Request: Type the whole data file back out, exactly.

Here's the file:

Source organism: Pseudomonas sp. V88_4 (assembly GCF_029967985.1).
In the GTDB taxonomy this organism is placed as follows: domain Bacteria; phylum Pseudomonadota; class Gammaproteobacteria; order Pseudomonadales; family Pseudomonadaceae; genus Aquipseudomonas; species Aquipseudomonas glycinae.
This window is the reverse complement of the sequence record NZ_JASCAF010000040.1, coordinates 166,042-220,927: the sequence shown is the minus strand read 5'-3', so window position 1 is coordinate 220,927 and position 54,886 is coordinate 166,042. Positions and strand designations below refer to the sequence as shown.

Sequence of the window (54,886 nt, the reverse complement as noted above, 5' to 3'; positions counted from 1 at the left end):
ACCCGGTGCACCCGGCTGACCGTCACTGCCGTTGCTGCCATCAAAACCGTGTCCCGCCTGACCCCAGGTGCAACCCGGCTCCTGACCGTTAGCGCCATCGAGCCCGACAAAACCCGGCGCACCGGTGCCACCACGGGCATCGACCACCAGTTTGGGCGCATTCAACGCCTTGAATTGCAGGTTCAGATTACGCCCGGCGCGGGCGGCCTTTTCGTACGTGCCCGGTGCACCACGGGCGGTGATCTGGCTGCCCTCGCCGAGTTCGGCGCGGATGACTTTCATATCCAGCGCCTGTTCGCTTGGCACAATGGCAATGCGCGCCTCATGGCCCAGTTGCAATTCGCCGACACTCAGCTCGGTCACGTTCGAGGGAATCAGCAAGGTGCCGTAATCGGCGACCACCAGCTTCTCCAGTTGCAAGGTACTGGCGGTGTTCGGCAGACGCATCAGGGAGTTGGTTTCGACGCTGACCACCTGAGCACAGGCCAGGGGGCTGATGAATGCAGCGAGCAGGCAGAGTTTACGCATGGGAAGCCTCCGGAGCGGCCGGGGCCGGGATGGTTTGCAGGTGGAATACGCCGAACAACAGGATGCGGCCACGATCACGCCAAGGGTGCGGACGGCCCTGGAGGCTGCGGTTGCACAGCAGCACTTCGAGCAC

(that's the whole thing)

Source organism: Pseudomonas sp. V88_4 (assembly GCF_029967985.1).
In the GTDB taxonomy this organism is placed as follows: domain Bacteria; phylum Pseudomonadota; class Gammaproteobacteria; order Pseudomonadales; family Pseudomonadaceae; genus Aquipseudomonas; species Aquipseudomonas glycinae.
This window is the reverse complement of the sequence record NZ_JASCAF010000040.1, coordinates 166,042-220,927: the sequence shown is the minus strand read 5'-3', so window position 1 is coordinate 220,927 and position 54,886 is coordinate 166,042. Positions and strand designations below refer to the sequence as shown.

Sequence of the window (54,886 nt, the reverse complement as noted above, 5' to 3'; positions counted from 1 at the left end):
ACCCGGTGCACCCGGCTGACCGTCACTGCCGTTGCTGCCATCAAAACCGTGTCCCGCCTGACCCCAGGTGCAACCCGGCTCCTGACCGTTAGCGCCATCGAGCCCGACAAAACCCGGCGCACCGGTGCCACCACGGGCATCGACCACCAGTTTGGGCGCATTCAACGCCTTGAATTGCAGGTTCAGATTACGCCCGGCGCGGGCGGCCTTTTCGTACGTGCCCGGTGCACCACGGGCGGTGATCTGGCTGCCCTCGCCGAGTTCGGCGCGGATGACTTTCATATCCAGCGCCTGTTCGCTTGGCACAATGGCAATGCGCGCCTCATGGCCCAGTTGCAATTCGCCGACACTCAGCTCGGTCACGTTCGAGGGAATCAGCAAGGTGCCGTAATCGGCGACCACCAGCTTCTCCAGTTGCAAGGTACTGGCGGTGTTCGGCAGACGCATCAGGGAGTTGGTTTCGACGCTGACCACCTGAGCACAGGCCAGGGGGCTGATGAATGCAGCGAGCAGGCAGAGTTTACGCATGGGAAGCCTCCGGAGCGGCCGGGGCCGGGATGGTTTGCAGGTGGAATACGCCGAACAACAGGATGCGGCCACGATCACGCCAAGGGTGCGGACGGCCCTGGAGGCTGCGGTTGCACAGCAGCACTTCGAGCAC